Remote sensing of gases in a gaseous effluent discharged into the atmosphere is described in US. Pat. No. 3,625,613 which is assigned to the same assignee as the present invention. That application describes a system which directs pulses of intense laser radiation from a remote transmitter location to the gas effluent. Back-scattered radiation from the gas is detected and analyzed remotely to identify at least a few of the gas components of the effluent. The back-scattering is Raman scattering and so exhibits Ramanshifted wavelengths which are characteristic of different gases. Selection of the scattered radiation by wavelength at a receiver location and measurement of the intensity of the selected radiation provides an identification of the particular gases and an indication of the relative concentration of each gas in the effluent. In that system, the reflected radiation from the laser which enters the receiver tends to mask the Ramanscattered radiation entering the receiver. This is compensated for in that system by purposely selecting the reflected laser radiation at the receiver and subtracting a weighted signal representing the intensity thereof from the measurements of intensity of the selected Raman-scattered radiation at the receiver. This weighting is empirically determined and so calibration and determination of the weighting for each constituent gas is subject to inaccuracies and approximations. Furthermore, calibration for each constituent gas is accomplished with reliability only by testing with each particular constituent in known concentration at a known range from the transmitter and receiver.

It is an object of the present invention to provide such a system for remote monitoring wherein masking of Raman scattered radiation by reflected laser radiation at the receiver is avoided.

It is another object to provide in such a remote monitoring system means at the receiver for blocking radiation of the laser radiation wavelength without substantially attenuating the Raman scattered radiation at the receiver.

It is another object to provide an improved calibration standard for such a system which preferably is intrinsic to the system.

It is another object that the calibration standard vary with range in true representation of the effects of range on the intensity of Raman scattered radiation at the receiver.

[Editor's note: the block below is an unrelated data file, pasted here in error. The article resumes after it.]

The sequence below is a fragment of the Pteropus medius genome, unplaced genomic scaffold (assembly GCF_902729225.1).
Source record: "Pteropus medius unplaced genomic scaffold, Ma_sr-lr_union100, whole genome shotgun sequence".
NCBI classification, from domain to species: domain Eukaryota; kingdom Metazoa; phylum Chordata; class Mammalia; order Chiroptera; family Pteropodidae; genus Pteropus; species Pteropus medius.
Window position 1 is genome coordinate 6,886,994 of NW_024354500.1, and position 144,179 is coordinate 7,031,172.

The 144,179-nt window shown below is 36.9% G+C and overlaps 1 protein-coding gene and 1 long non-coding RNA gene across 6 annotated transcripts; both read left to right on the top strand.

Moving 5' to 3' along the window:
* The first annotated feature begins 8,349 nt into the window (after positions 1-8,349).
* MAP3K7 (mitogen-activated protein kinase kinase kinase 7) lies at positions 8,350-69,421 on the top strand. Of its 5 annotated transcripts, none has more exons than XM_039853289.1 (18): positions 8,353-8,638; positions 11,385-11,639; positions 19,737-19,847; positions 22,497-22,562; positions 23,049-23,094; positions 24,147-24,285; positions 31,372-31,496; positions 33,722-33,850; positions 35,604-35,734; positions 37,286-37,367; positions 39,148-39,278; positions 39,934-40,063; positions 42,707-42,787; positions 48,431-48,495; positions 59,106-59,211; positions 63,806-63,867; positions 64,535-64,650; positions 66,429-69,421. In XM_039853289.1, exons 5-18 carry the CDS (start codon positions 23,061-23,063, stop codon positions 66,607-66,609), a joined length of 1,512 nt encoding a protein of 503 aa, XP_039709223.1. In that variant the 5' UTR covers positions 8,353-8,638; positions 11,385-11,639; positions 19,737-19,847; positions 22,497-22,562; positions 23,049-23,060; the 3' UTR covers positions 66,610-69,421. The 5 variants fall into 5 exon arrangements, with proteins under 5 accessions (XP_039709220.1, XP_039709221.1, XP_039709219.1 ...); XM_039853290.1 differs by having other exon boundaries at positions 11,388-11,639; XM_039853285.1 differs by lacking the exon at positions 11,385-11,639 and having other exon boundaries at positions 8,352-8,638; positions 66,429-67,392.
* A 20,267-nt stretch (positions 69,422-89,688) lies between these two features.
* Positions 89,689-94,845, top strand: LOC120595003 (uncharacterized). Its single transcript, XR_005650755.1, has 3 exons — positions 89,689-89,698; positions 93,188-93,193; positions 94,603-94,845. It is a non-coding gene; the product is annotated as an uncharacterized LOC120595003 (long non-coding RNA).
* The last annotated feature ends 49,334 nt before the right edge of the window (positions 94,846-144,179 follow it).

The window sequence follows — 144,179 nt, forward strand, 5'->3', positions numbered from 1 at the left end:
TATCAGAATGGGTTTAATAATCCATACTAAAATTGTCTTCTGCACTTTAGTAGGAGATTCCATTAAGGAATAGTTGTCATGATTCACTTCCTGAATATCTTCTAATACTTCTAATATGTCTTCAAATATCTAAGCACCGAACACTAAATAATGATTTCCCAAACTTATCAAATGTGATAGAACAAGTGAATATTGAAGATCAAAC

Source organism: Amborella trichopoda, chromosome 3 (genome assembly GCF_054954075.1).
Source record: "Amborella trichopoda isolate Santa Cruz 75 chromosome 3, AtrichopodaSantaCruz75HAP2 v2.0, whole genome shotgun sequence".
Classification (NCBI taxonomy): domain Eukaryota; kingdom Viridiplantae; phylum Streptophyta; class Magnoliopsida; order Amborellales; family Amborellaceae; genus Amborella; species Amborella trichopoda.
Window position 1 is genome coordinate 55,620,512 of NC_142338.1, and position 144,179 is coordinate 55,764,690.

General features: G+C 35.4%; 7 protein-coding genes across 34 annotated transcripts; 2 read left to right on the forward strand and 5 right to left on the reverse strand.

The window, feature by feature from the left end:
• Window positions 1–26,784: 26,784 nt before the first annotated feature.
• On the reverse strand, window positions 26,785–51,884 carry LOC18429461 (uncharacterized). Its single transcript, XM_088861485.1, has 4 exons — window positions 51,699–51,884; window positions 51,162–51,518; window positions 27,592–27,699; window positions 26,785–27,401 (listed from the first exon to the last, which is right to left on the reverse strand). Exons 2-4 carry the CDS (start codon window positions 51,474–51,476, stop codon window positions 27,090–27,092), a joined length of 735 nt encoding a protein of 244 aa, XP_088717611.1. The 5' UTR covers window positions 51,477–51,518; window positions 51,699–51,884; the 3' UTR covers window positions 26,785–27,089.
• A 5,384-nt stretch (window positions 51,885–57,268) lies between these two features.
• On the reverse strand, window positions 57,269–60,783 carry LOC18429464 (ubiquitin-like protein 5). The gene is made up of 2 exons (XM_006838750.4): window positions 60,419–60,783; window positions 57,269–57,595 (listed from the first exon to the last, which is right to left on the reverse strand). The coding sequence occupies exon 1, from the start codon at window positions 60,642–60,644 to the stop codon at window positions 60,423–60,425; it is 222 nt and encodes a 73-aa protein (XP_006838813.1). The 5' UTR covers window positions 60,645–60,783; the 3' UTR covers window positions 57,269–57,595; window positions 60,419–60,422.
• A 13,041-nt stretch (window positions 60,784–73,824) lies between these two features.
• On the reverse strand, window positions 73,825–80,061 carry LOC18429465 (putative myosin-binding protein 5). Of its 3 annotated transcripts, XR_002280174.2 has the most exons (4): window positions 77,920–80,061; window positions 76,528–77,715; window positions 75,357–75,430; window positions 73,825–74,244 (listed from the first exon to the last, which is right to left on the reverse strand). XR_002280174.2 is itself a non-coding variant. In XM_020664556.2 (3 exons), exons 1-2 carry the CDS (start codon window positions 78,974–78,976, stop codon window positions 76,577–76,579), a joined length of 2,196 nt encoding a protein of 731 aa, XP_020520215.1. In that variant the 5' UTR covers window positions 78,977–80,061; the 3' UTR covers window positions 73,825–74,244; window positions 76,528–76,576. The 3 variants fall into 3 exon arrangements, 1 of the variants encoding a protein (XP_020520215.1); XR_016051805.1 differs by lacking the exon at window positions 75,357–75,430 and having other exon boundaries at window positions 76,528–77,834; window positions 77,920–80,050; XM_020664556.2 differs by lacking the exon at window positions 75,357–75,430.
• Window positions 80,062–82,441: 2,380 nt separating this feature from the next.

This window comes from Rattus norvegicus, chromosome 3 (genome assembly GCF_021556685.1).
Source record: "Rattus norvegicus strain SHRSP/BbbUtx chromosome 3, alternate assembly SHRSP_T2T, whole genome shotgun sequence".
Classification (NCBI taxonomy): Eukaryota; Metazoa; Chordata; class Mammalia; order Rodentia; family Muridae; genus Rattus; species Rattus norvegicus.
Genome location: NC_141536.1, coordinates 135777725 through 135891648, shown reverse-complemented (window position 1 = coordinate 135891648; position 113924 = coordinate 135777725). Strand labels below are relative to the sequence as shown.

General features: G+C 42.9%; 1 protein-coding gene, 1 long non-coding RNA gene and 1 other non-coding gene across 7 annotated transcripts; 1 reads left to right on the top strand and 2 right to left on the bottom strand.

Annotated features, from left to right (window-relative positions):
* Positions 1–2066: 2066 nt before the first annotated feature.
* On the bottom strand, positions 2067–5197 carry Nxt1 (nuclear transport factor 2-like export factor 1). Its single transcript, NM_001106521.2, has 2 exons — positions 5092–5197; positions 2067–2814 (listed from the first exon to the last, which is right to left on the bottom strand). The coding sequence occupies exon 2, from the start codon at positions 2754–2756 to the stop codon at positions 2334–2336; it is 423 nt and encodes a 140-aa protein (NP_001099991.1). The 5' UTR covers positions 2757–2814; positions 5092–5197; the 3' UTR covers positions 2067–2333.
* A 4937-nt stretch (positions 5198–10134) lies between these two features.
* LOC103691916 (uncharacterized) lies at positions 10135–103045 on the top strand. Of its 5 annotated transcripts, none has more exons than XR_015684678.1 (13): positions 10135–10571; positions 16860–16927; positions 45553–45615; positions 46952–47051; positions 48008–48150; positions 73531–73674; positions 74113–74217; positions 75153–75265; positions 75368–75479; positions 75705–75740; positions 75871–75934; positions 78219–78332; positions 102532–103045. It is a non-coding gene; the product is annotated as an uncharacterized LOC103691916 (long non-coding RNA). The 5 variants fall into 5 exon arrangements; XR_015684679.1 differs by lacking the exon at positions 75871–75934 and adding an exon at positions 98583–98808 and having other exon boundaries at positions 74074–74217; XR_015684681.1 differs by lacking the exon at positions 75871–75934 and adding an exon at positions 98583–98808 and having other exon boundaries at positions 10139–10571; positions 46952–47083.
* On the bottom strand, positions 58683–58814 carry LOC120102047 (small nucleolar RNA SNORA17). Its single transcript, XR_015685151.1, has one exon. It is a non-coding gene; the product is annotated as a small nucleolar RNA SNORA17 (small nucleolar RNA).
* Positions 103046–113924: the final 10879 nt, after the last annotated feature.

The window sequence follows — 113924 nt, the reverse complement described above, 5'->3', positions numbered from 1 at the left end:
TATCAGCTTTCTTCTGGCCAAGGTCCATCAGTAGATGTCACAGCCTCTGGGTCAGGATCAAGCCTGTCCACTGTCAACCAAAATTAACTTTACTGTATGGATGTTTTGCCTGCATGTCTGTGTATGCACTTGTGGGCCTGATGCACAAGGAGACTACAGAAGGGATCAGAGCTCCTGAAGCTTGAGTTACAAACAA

It is another object that the calibration standard vary with atmospheric conditions'in the path of the laser and the scattered radiation is a true representation of the effect of such conditions on the intensity of the Raman scattered radiation at the receiver.

Remote monitoring of a gaseous effluent and par: ticularly a polluting effluent has among its purposes to identify the polluting gas constituents and their concentrations in the effluent and also determine the location of the effluent. Toward this end, the elevation, azimuth and range to the effluent relative to the known location of the transmitter identifies the location of the pollution. Elevation and azimuth clearly define the direction of the pulsed laser beam. Range determination is less apparent. Accordingly, it is another object of the present invention to provide such a remote monitoring system which provides within the basic system parameters for determining range to the gases which produce the Raman scattered radiation that enters the receiver.

It is a further object to provide such a remote monitoring system wherein there is produced at the receiver location sets of signals arranged as to range and gas constituents.

It is another object to provide such sets of signals following each laser pulse.

In accordance with features of the present invention, intense pulses of laser radiation may be directed to a gaseous target, such as, for example, combustion products, water vapor in the atmosphere, effluent from industrial processes and the like, producing therefrom backscattered Raman radiation which is intercepted by .a receiver preferably at the same location as the source of the laser pulses. At the receiver, the radiation is filtered to block, and thereby separate, reflected laser radiation from the Raman back-scattered radiation which is separated by wavelength, detected and integrated over intervals separated in time from the laser pulse which produces the backscattering. Each integral is representative of the concentration of a given gas constituent and the time separation is representation of .the range to the effluent.

The present invention may also be used to quantitatively analyze liquids and solids at locations remote from the laser source, such as, for example, remote determination of temperature, salinity or impurity levels in water or solid particulates suspended in a medium.

Other objects and features of the invention are apparent from the following specific descriptions of embodiments representing the best uses of the invention described in conjunction with the Figures in which:

FIG. 1 is a schematic and block diagram of an embodiment of a remote gas monitoring system for determining the concentration of a specific gas constituent at a specific range;

FIG. 2 is a plot of received radiation filter transmission vs. wavelength showing negligible transmission of reflected laser radiation wavelength;

FIG. 3 is a schematic and block diagram of another embodiment for rapidly determining the concentrations of a specific gas constituent at a plurality of ranges;

FIG. 4 is a schematic and block diagram of an embodiment for rapidly determining the concentrations of a plurality of gas constituents at a plurality of ranges;